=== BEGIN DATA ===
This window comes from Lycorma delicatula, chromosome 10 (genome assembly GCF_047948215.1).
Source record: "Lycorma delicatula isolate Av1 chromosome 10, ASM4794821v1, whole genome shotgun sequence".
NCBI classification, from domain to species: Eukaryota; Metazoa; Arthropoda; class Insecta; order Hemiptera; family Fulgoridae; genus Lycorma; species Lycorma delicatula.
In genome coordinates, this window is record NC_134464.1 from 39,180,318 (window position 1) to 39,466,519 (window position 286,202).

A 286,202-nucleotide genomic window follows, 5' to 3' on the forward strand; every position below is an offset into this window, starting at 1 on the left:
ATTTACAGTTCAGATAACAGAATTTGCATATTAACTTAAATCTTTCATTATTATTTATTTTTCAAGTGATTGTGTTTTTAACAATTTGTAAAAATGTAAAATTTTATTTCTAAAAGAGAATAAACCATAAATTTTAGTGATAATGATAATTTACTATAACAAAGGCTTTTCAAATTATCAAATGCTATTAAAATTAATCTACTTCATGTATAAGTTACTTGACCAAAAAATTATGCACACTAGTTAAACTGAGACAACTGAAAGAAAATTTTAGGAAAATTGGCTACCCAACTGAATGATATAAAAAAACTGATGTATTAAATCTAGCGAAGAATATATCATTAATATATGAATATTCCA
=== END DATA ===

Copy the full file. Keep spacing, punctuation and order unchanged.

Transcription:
This window comes from Lycorma delicatula, chromosome 10 (genome assembly GCF_047948215.1).
Source record: "Lycorma delicatula isolate Av1 chromosome 10, ASM4794821v1, whole genome shotgun sequence".
NCBI classification, from domain to species: Eukaryota; Metazoa; Arthropoda; class Insecta; order Hemiptera; family Fulgoridae; genus Lycorma; species Lycorma delicatula.
In genome coordinates, this window is record NC_134464.1 from 39,180,318 (window position 1) to 39,466,519 (window position 286,202).

A 286,202-nucleotide genomic window follows, 5' to 3' on the forward strand; every position below is an offset into this window, starting at 1 on the left:
ATTTACAGTTCAGATAACAGAATTTGCATATTAACTTAAATCTTTCATTATTATTTATTTTTCAAGTGATTGTGTTTTTAACAATTTGTAAAAATGTAAAATTTTATTTCTAAAAGAGAATAAACCATAAATTTTAGTGATAATGATAATTTACTATAACAAAGGCTTTTCAAATTATCAAATGCTATTAAAATTAATCTACTTCATGTATAAGTTACTTGACCAAAAAATTATGCACACTAGTTAAACTGAGACAACTGAAAGAAAATTTTAGGAAAATTGGCTACCCAACTGAATGATATAAAAAAACTGATGTATTAAATCTAGCGAAGAATATATCATTAATATATGAATATTCCA